# residual

Return measurement residual and residual covariance when using extended or unscented Kalman filter

## Syntax

``````[Residual,ResidualCovariance] = residual(obj,y)``````
``````[Residual,ResidualCovariance] = residual(obj,y,Um1,...,Umn)``````

## Description

The `residual` command returns the difference between the actual and predicted measurements for `extendedKalmanFilter` and `unscentedKalmanFilter` objects. Viewing the residual provides a way for you to validate the performance of the filter. Residuals, also known as innovations, quantify the prediction error and drive the correction step in the extended and unscented Kalman filter update sequence. When using `correct` and `predict` to update the estimated Kalman filter state, use the `residual` command immediately before using the `correct` command.

example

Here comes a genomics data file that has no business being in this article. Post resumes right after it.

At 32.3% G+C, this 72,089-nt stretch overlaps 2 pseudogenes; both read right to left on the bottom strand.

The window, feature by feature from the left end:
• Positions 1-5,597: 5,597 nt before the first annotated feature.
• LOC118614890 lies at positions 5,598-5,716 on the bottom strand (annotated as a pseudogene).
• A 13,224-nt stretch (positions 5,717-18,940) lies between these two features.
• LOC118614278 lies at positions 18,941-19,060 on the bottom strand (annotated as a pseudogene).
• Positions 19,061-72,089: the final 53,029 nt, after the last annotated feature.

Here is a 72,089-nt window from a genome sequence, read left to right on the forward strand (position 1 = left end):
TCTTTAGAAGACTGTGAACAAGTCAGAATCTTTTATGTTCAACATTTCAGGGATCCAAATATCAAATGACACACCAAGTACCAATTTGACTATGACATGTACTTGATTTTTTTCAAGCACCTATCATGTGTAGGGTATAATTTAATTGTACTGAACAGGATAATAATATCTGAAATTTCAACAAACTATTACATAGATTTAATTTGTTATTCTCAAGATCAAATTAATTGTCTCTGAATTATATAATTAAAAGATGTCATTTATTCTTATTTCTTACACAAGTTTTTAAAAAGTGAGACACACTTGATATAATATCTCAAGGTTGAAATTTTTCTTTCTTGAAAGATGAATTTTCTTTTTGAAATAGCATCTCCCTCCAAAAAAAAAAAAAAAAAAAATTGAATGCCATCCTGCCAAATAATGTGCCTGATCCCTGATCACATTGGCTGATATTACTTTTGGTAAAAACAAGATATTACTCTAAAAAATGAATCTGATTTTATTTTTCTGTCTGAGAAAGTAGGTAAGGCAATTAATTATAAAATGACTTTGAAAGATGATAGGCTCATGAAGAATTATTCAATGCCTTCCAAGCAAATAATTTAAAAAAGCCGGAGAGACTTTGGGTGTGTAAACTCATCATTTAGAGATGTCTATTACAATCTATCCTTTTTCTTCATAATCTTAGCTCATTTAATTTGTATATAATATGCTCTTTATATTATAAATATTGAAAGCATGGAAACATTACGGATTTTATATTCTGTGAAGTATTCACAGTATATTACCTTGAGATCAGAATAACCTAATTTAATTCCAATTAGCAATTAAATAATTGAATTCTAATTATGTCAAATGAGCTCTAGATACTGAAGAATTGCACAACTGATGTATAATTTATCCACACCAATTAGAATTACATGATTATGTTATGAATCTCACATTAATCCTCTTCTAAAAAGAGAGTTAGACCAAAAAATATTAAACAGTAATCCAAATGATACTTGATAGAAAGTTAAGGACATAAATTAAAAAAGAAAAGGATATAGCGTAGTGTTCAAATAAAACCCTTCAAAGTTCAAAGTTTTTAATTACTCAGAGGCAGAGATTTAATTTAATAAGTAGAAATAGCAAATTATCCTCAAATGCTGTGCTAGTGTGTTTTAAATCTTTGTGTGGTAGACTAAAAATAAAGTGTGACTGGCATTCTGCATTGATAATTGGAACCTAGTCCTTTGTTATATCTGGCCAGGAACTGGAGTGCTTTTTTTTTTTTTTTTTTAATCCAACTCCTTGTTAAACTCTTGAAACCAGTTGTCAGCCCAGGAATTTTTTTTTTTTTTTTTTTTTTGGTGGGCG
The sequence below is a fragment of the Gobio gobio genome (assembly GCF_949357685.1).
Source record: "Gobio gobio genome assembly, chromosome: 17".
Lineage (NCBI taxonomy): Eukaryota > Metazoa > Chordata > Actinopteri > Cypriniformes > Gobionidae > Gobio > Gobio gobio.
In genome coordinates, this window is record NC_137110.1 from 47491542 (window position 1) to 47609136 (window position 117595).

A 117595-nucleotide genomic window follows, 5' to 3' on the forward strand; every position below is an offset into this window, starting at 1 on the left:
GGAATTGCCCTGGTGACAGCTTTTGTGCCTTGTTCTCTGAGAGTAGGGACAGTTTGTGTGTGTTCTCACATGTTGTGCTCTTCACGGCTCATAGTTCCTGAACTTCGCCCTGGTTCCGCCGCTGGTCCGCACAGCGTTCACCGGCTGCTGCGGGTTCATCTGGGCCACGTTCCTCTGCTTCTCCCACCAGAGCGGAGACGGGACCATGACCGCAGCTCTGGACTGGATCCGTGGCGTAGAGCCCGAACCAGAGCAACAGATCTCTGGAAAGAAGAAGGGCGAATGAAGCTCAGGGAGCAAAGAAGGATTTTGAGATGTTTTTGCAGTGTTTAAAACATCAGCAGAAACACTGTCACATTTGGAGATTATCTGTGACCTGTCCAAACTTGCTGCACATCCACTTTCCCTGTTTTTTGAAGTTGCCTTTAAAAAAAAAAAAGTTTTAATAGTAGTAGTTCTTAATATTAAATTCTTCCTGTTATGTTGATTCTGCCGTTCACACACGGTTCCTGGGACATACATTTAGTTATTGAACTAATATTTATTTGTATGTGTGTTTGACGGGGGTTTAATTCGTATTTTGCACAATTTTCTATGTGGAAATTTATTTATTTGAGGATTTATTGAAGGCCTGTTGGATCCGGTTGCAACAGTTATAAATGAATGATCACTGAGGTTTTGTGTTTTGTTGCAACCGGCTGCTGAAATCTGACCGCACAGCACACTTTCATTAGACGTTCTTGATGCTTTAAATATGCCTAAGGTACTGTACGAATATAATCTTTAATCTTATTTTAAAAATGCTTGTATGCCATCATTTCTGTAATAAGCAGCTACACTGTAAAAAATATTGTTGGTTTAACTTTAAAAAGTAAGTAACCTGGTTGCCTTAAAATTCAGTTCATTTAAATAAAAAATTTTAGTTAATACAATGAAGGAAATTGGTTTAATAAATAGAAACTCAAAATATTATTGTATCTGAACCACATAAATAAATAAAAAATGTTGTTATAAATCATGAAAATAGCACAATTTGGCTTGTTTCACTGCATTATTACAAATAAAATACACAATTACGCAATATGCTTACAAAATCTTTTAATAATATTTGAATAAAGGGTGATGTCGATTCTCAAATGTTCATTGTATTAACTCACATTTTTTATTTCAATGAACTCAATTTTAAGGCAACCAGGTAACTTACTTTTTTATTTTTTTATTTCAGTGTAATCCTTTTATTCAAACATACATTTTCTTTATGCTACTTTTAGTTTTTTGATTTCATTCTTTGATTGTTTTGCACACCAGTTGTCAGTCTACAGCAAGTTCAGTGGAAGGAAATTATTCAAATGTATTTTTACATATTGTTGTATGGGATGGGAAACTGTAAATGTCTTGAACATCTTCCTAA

``````[Residual,ResidualCovariance] = residual(obj,y)``` returns the residual `Residual` between a measurement `y` and a predicted measurement produced by the Kalman filter `obj`. The function also returns the covariance of the residual `ResidualCovariance`.You create `obj` using the `extendedKalmanFilter` or `unscentedKalmanFilter` commands. You specify the state transition function f and measurement function h of your nonlinear system in `obj`. The `State` property of the object stores the latest estimated state value. At each time step, you use `correct` and `predict` together to update the state x. The residual s is the difference between the actual and predicted measurements for the time step, and is expressed as s = y - h(x). The covariance of the residual S is the sum R + RP, where R is the measurement noise matrix set by the `MeasurementNoise` property of the filter and RP is the state covariance matrix projected onto the measurement space.Use this syntax if the measurement function h that you specified in `obj.MeasurementFcn` has one of the following forms: `y(k) = h(x(k))` for additive measurement noise`y(k) = h(x(k),v(k))` for nonadditive measurement noise Here, `y(k)`, `x(k)`, and `v(k)` are the measured output, states, and measurement noise of the system at time step `k`. The only inputs to h are the states and measurement noise.```